From the team at BBC Wildlife Magazine

How male rock hyraxes woo their potential mates

Male hyraxes that sing in the strictest tempo get females’ pulses racing, according to a new study.

A rock hyrax, with brown fur, perched on a light orange coloured rock.
Published: September 23, 2022 at 2:23 pm
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Mammals bellow, roar, squeal, snort and bark, but few could be said to sing. With a handful of notable exceptions – gibbons, indri lemurs, whales and hyraxes – singing is for the birds. New research shows that, in the case of singing male hyraxes, they have rhythm, too. And the more rhythmically precise their song, the more offspring they produce.

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Rock hyraxes are no nightingales. The vocalisations they broadcast during the mating season – a harsh combination of grunts, barks and squeaks – are classed as songs due to their complexity, not their beauty.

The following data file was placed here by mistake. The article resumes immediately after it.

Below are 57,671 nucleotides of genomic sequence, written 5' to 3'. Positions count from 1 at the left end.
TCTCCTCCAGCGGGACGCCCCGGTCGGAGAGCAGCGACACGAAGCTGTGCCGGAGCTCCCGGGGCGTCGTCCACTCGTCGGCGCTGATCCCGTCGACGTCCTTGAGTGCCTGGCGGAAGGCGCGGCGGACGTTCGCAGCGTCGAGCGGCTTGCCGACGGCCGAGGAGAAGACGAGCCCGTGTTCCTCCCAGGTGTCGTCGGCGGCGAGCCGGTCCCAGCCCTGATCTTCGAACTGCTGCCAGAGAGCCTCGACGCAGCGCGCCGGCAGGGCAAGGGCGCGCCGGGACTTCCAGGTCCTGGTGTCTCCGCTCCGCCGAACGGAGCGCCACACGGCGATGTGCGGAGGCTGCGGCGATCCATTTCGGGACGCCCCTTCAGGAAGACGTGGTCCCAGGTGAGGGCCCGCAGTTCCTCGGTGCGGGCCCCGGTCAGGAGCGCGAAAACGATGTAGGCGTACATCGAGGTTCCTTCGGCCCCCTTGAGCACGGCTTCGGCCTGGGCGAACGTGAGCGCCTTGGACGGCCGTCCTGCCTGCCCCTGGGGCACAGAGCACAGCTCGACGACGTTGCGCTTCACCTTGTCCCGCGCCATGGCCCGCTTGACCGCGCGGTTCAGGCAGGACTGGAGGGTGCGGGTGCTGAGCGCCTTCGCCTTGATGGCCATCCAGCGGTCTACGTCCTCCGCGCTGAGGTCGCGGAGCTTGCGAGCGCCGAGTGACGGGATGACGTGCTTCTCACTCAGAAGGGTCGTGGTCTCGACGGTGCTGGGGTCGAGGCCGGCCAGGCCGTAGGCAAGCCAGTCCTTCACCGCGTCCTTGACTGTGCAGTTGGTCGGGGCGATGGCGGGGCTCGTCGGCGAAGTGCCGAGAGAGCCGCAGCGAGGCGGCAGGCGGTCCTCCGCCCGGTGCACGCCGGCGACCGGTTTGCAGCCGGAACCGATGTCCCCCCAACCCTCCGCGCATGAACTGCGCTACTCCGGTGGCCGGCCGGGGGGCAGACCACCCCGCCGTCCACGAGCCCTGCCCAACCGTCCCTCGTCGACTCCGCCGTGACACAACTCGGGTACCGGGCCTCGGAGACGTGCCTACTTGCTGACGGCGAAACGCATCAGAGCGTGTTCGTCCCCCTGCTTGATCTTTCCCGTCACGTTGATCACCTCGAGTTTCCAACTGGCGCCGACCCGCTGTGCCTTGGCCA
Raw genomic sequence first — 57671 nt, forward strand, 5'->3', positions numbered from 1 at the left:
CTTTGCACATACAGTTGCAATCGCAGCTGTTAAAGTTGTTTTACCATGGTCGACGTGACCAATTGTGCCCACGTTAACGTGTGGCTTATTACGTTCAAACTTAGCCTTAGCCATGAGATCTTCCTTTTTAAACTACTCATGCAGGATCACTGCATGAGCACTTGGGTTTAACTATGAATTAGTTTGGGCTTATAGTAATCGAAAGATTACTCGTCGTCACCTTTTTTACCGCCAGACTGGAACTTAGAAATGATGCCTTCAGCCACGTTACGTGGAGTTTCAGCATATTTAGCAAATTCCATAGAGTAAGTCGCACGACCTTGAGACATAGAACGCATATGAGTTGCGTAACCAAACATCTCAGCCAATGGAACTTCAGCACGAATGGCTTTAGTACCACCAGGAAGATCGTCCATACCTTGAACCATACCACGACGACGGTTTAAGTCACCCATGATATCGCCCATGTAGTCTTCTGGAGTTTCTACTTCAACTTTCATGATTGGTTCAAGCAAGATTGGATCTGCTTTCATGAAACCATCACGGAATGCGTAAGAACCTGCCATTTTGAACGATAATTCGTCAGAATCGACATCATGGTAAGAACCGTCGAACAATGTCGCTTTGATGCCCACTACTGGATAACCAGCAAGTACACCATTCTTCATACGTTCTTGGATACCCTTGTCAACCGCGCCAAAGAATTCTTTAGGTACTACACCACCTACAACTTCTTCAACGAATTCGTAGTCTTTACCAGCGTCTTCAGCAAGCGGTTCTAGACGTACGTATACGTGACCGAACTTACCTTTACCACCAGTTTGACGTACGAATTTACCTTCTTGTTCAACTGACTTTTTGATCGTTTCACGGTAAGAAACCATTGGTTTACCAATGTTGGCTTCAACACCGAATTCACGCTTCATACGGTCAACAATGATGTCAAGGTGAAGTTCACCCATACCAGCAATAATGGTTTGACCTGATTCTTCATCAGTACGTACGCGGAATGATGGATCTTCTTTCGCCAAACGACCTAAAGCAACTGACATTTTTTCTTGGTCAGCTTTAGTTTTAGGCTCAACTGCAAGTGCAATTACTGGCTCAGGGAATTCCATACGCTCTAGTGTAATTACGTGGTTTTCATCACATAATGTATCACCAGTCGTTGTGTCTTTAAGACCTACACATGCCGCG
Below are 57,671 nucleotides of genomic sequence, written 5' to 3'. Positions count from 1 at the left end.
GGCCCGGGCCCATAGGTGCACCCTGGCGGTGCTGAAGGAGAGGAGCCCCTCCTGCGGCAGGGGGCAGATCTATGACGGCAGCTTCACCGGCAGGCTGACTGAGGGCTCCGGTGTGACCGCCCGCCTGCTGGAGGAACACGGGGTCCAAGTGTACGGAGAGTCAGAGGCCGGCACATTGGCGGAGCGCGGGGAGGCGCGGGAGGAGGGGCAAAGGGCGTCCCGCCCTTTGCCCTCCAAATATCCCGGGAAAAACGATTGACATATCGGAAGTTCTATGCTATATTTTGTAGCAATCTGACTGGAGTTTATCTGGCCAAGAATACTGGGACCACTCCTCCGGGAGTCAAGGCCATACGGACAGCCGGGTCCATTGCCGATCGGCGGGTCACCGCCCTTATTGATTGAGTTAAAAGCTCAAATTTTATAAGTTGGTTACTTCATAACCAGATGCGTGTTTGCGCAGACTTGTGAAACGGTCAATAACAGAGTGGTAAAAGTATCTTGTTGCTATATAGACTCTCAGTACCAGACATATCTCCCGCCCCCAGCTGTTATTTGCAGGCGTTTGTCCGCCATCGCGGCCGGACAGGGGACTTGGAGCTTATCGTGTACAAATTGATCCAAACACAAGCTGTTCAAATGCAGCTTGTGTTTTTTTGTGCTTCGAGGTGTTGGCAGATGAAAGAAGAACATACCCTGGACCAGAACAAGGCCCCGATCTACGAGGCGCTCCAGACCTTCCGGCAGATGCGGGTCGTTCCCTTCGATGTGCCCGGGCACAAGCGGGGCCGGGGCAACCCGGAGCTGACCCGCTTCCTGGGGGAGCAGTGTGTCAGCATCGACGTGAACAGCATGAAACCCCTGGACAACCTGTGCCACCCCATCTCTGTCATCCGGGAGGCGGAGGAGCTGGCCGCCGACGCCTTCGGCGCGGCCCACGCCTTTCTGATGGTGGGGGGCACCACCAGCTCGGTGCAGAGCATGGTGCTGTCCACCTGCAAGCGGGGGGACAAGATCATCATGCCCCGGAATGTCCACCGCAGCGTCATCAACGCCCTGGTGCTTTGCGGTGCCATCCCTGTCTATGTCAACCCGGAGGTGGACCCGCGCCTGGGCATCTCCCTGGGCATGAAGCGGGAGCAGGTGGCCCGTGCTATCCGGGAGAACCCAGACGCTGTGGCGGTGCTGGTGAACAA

“The song is pretty unique for a mammal,” says Vlad Demartsev, lead author of the new study published in the Journal of Animal Ecology. “It’s very long and is structured into bouts. They make a sequence of sounds and then pause for a second and start again – pause, start, pause, start and so on for five or six minutes.”

Working on rock hyraxes in the deserts of eastern Israel, Demartsev and his colleagues analysed the time intervals between neighbouring notes within each bout. “They are almost identical - very precise,” he says. “If they start slow, they remain slow for the rest of the bout. And if they start fast, they stay fast, until finally they reach a complex and climatic ending.”

And the degree of rhythmic consistency seems to indicate a male’s attractiveness to females, as the males that kept tempo most precisely went on to father the most offspring.

“Rhythmic display could be a reflection of a male’s quality because it requires precise muscle control and coordination,” says Demartsev, who is based at Germany’s University of Konstanz.

The findings may also have implications for the origins of human music. One theory goes that rhythmic components of songs evolve to allow synchronisation between individuals who sing together in chorus – in the duets of gibbons, for instance. But the hyrax work suggests that it can also arise in solo performers advertising their quality to potential mates.


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Main image: Rock hyrax in Israel. © Dmitriy Feldman/EyeEm/Getty

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